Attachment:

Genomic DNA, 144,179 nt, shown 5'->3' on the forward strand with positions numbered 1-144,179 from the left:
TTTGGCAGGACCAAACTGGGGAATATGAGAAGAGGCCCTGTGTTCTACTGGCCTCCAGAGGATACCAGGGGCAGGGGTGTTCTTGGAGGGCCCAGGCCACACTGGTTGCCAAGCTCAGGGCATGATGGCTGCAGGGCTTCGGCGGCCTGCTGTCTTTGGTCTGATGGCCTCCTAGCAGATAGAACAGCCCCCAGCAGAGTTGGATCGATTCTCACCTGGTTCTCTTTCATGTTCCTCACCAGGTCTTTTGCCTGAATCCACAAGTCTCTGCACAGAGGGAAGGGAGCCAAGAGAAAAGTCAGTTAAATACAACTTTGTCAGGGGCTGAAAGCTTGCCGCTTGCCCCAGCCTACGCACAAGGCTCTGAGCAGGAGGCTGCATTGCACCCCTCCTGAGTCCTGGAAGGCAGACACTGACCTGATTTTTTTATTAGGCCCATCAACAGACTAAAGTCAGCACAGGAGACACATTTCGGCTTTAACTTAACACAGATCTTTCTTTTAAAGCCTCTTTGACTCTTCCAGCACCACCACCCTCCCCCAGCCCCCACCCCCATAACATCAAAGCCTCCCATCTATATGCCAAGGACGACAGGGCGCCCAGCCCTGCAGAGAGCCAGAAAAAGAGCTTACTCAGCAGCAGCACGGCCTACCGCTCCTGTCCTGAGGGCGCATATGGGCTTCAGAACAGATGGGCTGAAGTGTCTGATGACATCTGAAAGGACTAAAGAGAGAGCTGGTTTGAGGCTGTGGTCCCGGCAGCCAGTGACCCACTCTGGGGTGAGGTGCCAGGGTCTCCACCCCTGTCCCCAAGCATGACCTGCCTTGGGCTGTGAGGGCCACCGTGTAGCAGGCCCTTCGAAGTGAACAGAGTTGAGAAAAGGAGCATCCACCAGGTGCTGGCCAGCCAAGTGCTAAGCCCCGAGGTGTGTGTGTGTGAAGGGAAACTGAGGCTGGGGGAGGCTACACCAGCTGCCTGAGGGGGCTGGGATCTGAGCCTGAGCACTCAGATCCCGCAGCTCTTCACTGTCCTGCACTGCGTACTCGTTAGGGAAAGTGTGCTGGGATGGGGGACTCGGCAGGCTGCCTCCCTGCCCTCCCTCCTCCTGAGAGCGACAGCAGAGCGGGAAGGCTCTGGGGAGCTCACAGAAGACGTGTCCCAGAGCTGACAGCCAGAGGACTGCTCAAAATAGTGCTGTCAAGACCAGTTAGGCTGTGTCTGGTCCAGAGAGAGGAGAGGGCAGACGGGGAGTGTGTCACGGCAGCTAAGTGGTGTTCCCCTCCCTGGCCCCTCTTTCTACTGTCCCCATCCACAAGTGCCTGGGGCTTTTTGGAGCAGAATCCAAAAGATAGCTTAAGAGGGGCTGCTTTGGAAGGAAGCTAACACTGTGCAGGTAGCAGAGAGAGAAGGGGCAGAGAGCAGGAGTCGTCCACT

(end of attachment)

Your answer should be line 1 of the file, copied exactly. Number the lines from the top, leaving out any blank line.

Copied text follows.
Genomic DNA, 144,179 nt, shown 5'->3' on the forward strand with positions numbered 1-144,179 from the left: